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Case Study: PFAS in Food Packaging

Research + Partners + Communications = Change


Our Institute collaborated with the University of Notre Dame, the Environmental Protection Agency, Silent Spring Institute, and Environmental Working Group to collect and screen fast food packaging for fluorine—indicating the likely presence of PFAS in 2017. In 400 samples of take-out packaging from fast food restaurants across the U.S., we published a paper in the peer-reviewed journal Environmental Science and Technology Letters finding that 46% of food contact papers and 20% of paperboard contained fluorine. Previous research has shown such chemicals can migrate from packaging into the food that people eat.


  • Environmental Working Group prepared a campaign for consumers to ask the Food and Drug Administration to ban PFAS in food contact materials. The campaign was launched the day the paper was published.
  • Senator Richard Blumenthal wrote the CEOs of major fast food chains questioning their use of PFAS and encouraging them to move to safer alternatives.


  • We wrote an engaging press release and pitched to reporters under embargo starting one week before the publication date.
  • A week after the paper was published, we held a workshop with the food packaging industry, scientists, government, representatives of the supply chain, and innovators. Together they started developing plans for healthier food packaging. According to Allen King, a food packaging executive who attended the workshop, “It was an ‘aha’ moment that led us to commit to finding ways to cease using PFAS and find alternatives.”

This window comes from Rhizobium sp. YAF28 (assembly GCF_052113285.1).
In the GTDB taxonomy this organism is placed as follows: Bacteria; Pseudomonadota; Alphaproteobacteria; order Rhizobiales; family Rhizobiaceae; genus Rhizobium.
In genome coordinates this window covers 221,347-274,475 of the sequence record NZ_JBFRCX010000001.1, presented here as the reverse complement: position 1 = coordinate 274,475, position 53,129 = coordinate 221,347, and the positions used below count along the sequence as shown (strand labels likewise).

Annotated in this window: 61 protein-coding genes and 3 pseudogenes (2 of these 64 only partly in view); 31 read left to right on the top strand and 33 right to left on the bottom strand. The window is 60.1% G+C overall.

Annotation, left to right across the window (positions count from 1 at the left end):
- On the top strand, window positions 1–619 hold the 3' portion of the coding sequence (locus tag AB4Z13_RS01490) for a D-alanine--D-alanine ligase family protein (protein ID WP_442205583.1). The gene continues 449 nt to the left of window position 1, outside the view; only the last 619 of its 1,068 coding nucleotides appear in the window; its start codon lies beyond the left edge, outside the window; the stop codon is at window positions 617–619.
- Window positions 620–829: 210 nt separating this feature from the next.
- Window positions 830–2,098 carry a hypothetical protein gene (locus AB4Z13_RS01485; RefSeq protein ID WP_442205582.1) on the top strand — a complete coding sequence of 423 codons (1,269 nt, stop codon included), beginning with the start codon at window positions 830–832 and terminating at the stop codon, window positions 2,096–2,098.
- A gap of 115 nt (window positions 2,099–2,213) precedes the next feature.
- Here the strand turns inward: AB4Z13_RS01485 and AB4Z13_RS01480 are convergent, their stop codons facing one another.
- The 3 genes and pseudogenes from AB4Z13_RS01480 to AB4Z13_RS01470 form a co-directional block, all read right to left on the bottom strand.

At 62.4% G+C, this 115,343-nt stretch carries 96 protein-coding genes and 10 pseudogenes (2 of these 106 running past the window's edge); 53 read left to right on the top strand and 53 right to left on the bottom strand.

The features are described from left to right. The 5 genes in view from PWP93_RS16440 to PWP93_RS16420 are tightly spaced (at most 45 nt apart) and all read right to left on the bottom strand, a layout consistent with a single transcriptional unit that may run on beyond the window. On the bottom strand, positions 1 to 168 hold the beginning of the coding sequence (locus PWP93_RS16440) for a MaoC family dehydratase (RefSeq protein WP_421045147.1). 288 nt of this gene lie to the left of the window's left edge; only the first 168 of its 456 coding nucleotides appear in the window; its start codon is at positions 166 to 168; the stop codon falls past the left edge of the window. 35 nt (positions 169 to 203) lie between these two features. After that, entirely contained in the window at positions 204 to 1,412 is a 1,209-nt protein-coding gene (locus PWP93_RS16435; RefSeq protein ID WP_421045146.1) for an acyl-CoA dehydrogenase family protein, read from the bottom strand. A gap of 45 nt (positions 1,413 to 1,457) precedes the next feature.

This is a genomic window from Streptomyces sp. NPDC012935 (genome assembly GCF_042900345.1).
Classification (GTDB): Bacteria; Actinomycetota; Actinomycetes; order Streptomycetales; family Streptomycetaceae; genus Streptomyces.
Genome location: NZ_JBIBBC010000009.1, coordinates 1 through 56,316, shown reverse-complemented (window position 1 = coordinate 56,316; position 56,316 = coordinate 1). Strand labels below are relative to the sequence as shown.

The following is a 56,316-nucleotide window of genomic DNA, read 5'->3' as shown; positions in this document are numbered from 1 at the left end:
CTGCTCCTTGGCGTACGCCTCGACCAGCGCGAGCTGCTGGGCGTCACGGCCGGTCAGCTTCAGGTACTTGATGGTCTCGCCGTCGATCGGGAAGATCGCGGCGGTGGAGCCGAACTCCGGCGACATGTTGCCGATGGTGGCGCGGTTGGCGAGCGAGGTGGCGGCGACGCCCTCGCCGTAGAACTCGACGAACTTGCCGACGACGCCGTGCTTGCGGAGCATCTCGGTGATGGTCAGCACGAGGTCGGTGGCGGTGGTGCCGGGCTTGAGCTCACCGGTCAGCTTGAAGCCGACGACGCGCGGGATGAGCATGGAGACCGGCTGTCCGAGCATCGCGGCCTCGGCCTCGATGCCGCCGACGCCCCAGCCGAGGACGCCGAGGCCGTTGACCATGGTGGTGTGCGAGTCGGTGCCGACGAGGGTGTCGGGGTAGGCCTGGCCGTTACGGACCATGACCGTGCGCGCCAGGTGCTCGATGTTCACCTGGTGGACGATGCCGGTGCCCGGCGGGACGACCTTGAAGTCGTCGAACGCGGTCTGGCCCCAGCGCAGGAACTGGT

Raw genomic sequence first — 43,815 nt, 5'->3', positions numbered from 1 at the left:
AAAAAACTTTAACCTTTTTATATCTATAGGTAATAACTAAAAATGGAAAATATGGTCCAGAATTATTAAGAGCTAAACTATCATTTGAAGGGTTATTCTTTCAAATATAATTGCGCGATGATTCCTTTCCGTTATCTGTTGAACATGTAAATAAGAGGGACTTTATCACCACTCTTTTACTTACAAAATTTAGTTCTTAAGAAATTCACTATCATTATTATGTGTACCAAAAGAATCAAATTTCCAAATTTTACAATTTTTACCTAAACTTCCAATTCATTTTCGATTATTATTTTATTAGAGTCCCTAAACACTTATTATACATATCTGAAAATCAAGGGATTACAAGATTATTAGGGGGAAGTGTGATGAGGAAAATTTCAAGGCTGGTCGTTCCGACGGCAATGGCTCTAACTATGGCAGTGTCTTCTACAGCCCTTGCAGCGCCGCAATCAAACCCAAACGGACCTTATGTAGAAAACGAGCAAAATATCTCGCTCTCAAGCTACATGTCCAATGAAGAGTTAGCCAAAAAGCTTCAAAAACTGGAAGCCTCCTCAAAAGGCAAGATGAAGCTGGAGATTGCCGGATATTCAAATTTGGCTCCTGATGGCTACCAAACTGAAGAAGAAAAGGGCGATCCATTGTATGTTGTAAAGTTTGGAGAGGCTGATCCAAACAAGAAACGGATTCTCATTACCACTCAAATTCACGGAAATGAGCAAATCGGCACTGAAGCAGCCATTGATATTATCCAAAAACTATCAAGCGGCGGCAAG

• The study was covered widely by the media, including CNN, Huffington Post, the Verge, Bloomberg, and more. As a result, the study achieved a high Altmetric score and has had about 40,000 downloads. It currently has the fourth-highest Altmetric score for any paper ever published by the journal.
  • Shortly after the paper was published, California State Assemblymember Phil Ting introduced Assembly Bill 958, which would have been the first in the nation to ban the whole class of PFAS in fast food packaging and takeout containers.
  • Washington, Vermont, New York, Maine, and Minnesota have passed bans on PFAS in food packaging. Many more states have bans under consideration.
  • The City of San Francisco banned PFAS in single-use foodware. Other cities and counties have followed suit.
  • Restaurant and grocery chains that collectively represent nearly 80,000 stores, including Chipotle, Wendy’s, Whole Foods Market, and McDonald’s, have removed or committed to limiting PFAS in their products. Food packaging companies have begun to do the same.
  • Denmark became the first country to ban PFAS in paperboard food packaging in 2019.
  • In 2020 Congress banned PFAS in military Meals Ready to Eat packaging.
  • Rep. Debbie Dingell has reintroduced the Keep Food Containers Safe from PFAS Act, which would empower the FDA to deem PFAS in any food containers or cookware as unsafe.
  • A fast food restaurant industry representative told us that as soon as our paper was published and publicized, the industry realized they would need to stop using PFAS and began looking for effective and affordable alternatives.
  • In October of 2021, California enacted AB 1200 banning the use of PFAS in food packaging, and requiring cookware manufacturers to disclose the hazardous chemicals, including PFAS, used in their products.